10 October 2018 - 1 min read

The European Commission adopts new regulation on free flow of non-personal data

The European Commission adopts new regulation on the free flow of non-personal data

A major step for data development in Europe. On October 4, 2018, the European Commission announced its approval of the free flow of non-personal data. The step forward is crucial for Dawex, as the decision removes numerous constraints and makes it easier to exchange data.

The European Commission feels that the economy depends increasingly on data. Data can "create considerable value added for existing services" and "make it easier to create new sales models."

Thus, this regulation will allow non-personal data to be stored and processed anywhere in the European Union, without being prohibited by the national laws of Member States. The regulation establishes data as the "fifth freedom" in the European single market, after the free movement of goods, services, capital, and people.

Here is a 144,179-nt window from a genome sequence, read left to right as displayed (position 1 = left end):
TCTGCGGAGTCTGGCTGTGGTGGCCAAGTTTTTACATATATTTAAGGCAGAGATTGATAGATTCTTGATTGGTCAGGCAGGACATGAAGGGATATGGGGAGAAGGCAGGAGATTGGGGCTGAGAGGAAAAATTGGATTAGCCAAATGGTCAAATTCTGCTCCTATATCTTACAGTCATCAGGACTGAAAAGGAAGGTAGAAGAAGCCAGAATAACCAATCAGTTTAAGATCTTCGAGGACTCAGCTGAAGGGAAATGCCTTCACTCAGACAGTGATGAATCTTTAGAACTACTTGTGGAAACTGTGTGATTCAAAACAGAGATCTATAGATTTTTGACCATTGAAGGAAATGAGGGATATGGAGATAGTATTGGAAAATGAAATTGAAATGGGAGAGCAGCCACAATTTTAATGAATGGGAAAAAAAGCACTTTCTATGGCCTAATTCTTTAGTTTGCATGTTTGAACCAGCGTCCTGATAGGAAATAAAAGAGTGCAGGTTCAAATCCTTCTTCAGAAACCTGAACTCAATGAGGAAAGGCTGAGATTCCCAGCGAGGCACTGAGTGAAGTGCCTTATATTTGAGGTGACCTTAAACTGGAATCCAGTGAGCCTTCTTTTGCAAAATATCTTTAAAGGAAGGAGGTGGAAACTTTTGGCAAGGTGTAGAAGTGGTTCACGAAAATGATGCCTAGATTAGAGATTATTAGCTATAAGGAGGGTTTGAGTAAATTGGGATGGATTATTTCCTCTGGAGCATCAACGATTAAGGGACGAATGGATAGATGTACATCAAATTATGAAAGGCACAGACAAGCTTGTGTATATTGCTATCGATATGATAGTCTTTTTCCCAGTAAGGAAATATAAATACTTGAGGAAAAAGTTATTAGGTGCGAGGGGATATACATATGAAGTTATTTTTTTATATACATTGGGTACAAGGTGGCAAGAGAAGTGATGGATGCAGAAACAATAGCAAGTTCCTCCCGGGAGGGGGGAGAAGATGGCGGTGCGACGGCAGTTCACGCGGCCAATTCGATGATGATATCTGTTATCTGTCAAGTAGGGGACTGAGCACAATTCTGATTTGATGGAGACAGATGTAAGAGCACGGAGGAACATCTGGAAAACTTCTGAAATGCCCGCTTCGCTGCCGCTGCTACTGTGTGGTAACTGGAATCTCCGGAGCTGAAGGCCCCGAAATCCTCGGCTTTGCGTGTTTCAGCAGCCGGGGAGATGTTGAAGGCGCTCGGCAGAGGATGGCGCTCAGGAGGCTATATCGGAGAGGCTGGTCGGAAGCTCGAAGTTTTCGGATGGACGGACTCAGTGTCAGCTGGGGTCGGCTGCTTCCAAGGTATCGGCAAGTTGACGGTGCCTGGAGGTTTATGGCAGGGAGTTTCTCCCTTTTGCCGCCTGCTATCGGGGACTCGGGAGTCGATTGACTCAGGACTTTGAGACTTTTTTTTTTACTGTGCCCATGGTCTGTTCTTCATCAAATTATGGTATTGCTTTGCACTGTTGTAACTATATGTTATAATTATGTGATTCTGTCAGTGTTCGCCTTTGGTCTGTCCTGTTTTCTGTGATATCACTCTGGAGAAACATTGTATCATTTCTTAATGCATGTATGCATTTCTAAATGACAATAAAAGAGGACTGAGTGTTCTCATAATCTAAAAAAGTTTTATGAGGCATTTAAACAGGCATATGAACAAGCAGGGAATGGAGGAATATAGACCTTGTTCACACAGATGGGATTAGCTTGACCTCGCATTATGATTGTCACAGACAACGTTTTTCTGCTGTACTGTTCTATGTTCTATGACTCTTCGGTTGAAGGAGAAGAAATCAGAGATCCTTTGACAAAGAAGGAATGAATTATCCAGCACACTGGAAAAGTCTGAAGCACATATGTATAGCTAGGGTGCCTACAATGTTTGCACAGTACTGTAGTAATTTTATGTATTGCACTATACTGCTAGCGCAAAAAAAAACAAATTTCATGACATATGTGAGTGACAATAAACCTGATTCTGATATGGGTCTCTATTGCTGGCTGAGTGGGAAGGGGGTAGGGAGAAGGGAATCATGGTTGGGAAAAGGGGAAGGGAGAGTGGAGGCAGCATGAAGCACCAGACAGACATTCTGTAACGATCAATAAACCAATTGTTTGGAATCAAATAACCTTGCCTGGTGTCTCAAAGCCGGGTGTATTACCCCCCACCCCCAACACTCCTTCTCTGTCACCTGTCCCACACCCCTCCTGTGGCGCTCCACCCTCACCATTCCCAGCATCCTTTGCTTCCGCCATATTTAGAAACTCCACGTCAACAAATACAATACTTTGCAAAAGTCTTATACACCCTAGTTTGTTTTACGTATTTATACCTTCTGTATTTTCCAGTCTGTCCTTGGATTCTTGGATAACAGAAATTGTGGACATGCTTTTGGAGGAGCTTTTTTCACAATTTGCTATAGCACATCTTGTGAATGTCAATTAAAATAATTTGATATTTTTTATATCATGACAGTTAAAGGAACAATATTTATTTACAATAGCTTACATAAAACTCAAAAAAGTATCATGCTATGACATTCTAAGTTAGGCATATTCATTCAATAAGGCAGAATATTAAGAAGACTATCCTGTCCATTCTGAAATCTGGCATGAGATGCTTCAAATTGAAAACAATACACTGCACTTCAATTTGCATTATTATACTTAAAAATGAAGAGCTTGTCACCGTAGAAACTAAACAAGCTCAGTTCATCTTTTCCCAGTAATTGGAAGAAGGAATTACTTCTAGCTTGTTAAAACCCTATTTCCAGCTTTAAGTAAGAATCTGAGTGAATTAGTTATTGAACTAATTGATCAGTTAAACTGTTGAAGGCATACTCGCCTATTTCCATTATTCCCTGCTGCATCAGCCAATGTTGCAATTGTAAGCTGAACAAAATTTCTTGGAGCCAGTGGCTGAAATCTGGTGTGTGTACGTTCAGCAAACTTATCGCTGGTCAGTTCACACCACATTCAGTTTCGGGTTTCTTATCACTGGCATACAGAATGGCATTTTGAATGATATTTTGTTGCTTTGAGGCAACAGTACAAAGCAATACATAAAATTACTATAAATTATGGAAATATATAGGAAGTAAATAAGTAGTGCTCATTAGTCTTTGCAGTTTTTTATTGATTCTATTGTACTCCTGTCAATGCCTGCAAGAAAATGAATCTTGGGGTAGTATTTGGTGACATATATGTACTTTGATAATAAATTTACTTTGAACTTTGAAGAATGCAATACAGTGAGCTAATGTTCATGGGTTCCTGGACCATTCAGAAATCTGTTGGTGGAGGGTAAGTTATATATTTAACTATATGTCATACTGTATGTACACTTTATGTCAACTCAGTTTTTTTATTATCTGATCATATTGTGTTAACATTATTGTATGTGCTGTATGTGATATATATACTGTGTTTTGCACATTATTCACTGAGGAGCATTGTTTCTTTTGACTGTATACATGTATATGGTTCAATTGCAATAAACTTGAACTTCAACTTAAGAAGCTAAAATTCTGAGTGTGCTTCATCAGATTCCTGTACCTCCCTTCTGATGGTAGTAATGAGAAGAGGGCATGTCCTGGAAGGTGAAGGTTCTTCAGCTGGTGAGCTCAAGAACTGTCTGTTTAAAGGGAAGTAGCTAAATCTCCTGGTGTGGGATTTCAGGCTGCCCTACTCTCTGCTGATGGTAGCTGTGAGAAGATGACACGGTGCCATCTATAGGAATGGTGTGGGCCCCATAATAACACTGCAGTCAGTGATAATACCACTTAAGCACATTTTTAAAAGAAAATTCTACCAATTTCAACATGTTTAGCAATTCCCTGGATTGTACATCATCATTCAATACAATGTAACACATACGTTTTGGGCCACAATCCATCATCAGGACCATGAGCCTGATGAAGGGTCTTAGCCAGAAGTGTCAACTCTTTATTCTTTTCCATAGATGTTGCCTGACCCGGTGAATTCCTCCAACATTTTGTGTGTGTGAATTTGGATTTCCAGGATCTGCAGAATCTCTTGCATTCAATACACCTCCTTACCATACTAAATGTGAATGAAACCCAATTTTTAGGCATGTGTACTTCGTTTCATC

The new regulation is governed by two main rules. The first rule establishes codes of conduct, defined by market players, that will set the conditions for sharing data. This rule effectively supports easier switching of Cloud Service Providers for business users.
The second rule stipulates that Member States may retain access to data, even if it is located in another Member State, or when it is stored or processed via the Cloud.
These new applications are consistent with all the security requirements imposed on companies that already store and process data.

Dawex is in a position to benefit from this regulation since, according to the European Commission itself, work on the free flow of data has been announced as part of actions aimed at "strengthening the data economy."

In addition, the regulation will eliminate many of the barriers that exist today, such as:

  • Unjustified restrictions by public authorities in Member States regarding the location of data
  • Legal uncertainty concerning the legislation applicable to cross-border data storage and processing
  • Lack of trust in cross-border data storage and processing, related to Member State authorities' concerns about the availability of data for regulatory control purposes
  • The difficulties in switching service providers (such as Cloud providers) due to provider lockout practices

Eliminating these barriers is expected to increase the value of the EU's data-based economy from 1.9% to 4% of GDP from 2015 to 2020.

Dawex commends this decision by the European Commission, as well its willingness to facilitate data exchange throughout the EU.